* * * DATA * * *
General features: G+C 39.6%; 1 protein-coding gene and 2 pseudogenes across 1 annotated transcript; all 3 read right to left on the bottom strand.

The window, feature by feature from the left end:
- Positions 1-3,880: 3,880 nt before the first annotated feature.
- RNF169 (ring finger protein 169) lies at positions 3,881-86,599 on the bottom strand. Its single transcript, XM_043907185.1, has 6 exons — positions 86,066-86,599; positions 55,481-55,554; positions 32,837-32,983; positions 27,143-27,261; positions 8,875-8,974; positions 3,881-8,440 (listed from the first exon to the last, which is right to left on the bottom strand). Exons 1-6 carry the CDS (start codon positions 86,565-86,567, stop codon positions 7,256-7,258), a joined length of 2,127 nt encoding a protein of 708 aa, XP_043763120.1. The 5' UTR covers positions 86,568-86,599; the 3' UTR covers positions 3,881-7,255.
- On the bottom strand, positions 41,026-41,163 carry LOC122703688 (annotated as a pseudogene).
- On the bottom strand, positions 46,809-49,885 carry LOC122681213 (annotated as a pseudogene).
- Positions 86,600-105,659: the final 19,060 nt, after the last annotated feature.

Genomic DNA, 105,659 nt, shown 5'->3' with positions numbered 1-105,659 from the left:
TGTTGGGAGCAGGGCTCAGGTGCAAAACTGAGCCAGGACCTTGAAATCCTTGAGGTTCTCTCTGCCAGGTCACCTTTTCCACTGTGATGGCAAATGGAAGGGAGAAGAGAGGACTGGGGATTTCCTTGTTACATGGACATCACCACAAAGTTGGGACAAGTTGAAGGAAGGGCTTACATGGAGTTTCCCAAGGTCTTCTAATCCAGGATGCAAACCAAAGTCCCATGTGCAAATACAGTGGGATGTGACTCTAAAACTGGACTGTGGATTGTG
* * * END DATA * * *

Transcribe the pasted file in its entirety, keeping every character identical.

General features: G+C 39.6%; 1 protein-coding gene and 2 pseudogenes across 1 annotated transcript; all 3 read right to left on the bottom strand.

The window, feature by feature from the left end:
- Positions 1-3,880: 3,880 nt before the first annotated feature.
- RNF169 (ring finger protein 169) lies at positions 3,881-86,599 on the bottom strand. Its single transcript, XM_043907185.1, has 6 exons — positions 86,066-86,599; positions 55,481-55,554; positions 32,837-32,983; positions 27,143-27,261; positions 8,875-8,974; positions 3,881-8,440 (listed from the first exon to the last, which is right to left on the bottom strand). Exons 1-6 carry the CDS (start codon positions 86,565-86,567, stop codon positions 7,256-7,258), a joined length of 2,127 nt encoding a protein of 708 aa, XP_043763120.1. The 5' UTR covers positions 86,568-86,599; the 3' UTR covers positions 3,881-7,255.
- On the bottom strand, positions 41,026-41,163 carry LOC122703688 (annotated as a pseudogene).
- On the bottom strand, positions 46,809-49,885 carry LOC122681213 (annotated as a pseudogene).
- Positions 86,600-105,659: the final 19,060 nt, after the last annotated feature.

Genomic DNA, 105,659 nt, shown 5'->3' with positions numbered 1-105,659 from the left:
TGTTGGGAGCAGGGCTCAGGTGCAAAACTGAGCCAGGACCTTGAAATCCTTGAGGTTCTCTCTGCCAGGTCACCTTTTCCACTGTGATGGCAAATGGAAGGGAGAAGAGAGGACTGGGGATTTCCTTGTTACATGGACATCACCACAAAGTTGGGACAAGTTGAAGGAAGGGCTTACATGGAGTTTCCCAAGGTCTTCTAATCCAGGATGCAAACCAAAGTCCCATGTGCAAATACAGTGGGATGTGACTCTAAAACTGGACTGTGGATTGTG